David Walsh wins case against stepmother over lotto winnings

David Walsh wins case against stepmother over lotto winnings

David Walsh, who sued his stepmother for a share in a Lotto jackpot he was part of has won his case and will walk away with £480,000 - a one-sixth share of the £2.9million Lotto win.

Walsh took his case to the High Court in Ireland which ruled in his favour on Thursday. Mr. Justice Richard Humphreys ruled that Walsh was part of the syndicate and co-owner of the winning ticket and was entitled to approximately £480,000 share of the jackpot.

Walsh, who was one of six signatories on the back of the winning ticket, sued his stepmother Mary Walsh, who was married to his late father Peter Walsh, claiming he was entitled to a one-sixth share.

The judge said evidence given by Walsh’s stepmother Mary Walsh during the seven-day hearing was “not credible”, contained “self-contradiction” and was “unreliable”.

Outside court following the ruling Walsh was seen looking delighted.

In court, he claimed that his late father had told him after the win that he would be looked after and would not have to worry about money ever again. However, he did not get his share after his father died.

Mrs. Walsh opposed the claim and argued that she was the sole owner of the winning ticket, which was bought in Ballinasloe, Co Galway on January 22nd 2011.

She had claimed that she, her late husband and four other relatives had signed the back of the ticket to avoid paying gift tax.

The court heard that her son Jason received £257,000, her son Tony £380,000 and Kevin Black, a nephew of Peter Walsh, received £86,000.

She claimed that David Walsh was offered the option of having £171,000 from the Lotto win or the home that she and her late husband shared at Ballinasloe, but that he opted for the house. Mr. Walsh denied this.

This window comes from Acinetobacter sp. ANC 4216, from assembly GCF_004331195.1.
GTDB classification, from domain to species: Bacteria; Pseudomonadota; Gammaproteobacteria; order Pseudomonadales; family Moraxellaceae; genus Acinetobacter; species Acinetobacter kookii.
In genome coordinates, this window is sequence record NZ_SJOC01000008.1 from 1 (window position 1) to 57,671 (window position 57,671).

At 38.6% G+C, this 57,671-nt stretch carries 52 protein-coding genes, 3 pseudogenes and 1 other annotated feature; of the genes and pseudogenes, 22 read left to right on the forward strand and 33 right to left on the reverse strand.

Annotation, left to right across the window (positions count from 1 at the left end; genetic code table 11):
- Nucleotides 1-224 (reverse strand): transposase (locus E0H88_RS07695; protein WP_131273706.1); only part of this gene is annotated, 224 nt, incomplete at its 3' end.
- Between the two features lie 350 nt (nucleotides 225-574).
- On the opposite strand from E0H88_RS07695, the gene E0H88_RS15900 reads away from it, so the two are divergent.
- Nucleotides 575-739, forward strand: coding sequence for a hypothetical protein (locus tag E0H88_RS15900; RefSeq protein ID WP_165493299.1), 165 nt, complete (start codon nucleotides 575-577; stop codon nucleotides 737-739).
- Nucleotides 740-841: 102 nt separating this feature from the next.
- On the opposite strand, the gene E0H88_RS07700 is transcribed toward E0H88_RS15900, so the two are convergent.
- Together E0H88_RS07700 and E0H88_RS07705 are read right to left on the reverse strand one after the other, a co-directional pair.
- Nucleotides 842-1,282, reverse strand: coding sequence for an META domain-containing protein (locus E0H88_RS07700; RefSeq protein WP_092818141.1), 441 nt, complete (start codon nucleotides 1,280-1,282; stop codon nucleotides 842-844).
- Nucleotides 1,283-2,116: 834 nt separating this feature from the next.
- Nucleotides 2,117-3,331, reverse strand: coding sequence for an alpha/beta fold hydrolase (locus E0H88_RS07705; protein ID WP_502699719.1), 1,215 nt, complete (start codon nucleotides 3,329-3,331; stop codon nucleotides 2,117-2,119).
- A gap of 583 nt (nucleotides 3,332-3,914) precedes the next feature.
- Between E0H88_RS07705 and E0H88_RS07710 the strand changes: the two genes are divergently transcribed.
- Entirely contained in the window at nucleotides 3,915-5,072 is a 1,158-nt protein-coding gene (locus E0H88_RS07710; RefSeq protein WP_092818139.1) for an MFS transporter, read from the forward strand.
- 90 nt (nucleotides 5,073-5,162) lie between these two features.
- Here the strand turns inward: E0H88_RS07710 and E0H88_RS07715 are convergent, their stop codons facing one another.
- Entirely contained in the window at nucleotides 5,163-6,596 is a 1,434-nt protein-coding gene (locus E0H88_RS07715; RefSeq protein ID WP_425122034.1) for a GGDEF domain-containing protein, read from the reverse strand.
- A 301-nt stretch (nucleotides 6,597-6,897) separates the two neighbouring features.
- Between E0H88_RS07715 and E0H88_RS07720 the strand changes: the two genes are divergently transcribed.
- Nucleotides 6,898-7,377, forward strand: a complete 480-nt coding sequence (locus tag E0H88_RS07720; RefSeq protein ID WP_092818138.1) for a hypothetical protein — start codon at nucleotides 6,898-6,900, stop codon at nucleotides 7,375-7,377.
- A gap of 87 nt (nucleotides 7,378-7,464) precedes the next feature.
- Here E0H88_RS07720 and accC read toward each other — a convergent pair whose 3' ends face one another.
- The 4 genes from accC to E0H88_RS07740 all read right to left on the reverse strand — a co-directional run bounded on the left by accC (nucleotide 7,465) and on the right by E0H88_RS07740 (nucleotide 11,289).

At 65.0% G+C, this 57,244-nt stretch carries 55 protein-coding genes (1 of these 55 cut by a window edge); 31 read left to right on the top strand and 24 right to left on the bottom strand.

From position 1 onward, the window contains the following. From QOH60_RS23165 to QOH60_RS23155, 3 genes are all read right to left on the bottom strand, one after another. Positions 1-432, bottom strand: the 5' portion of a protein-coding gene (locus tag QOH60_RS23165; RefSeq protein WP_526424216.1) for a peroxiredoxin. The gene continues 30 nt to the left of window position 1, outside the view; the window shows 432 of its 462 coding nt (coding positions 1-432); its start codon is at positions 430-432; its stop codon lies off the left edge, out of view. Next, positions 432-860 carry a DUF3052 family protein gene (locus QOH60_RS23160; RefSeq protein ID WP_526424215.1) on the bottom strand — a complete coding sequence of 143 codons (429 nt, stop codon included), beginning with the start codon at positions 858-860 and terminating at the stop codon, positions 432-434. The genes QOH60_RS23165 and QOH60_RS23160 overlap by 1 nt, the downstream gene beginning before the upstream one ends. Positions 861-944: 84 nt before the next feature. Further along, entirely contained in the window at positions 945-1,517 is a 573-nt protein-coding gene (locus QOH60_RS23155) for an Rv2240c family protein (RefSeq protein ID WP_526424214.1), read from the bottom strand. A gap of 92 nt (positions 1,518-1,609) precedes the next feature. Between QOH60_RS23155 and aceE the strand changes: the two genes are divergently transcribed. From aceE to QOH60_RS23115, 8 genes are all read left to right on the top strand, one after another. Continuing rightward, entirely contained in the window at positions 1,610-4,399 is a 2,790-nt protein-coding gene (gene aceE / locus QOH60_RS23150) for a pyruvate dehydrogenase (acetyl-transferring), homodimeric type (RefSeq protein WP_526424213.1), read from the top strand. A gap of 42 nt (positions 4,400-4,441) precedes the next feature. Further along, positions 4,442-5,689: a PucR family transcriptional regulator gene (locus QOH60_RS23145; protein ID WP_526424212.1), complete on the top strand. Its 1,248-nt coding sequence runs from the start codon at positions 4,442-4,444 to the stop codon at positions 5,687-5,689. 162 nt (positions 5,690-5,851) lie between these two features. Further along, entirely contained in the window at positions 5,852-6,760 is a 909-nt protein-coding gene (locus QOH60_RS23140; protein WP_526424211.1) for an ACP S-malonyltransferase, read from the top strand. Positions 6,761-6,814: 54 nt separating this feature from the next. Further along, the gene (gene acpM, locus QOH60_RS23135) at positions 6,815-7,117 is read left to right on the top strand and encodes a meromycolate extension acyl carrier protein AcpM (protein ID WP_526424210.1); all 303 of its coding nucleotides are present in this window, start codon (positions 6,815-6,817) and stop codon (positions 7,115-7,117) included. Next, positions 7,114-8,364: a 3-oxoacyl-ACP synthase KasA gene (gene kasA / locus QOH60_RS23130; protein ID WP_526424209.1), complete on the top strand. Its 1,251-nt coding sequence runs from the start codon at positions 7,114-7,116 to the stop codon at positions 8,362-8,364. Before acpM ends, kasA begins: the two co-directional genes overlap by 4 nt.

The transfer of the property, valued at £116,000, was completed in December 2011 when Peter Walsh died.

Following the conclusion of evidence on the seventh day of the hearing Mr. Justice Humphreys said he accepted the evidence given by David Walsh as being credible, unlike the evidence given by his stepmother which the judge said had given evidence that was “fundamentally inconsistent” and that she “lied on oath”.

The judge did not accept that Mrs. Walsh was the sole owner of the winning ticket nor did the court accept her claim that her stepson had been offered the house instead of the £171,000.

Given the valuation of the house it did not make sense that David would do himself out of £55,000, the judge said.

The judge also found that the transfer of the house had nothing to do with the win, that there was no mention of the lotto win or that the transfer was being done as a result of the win in the file of the solicitor who handled the transaction.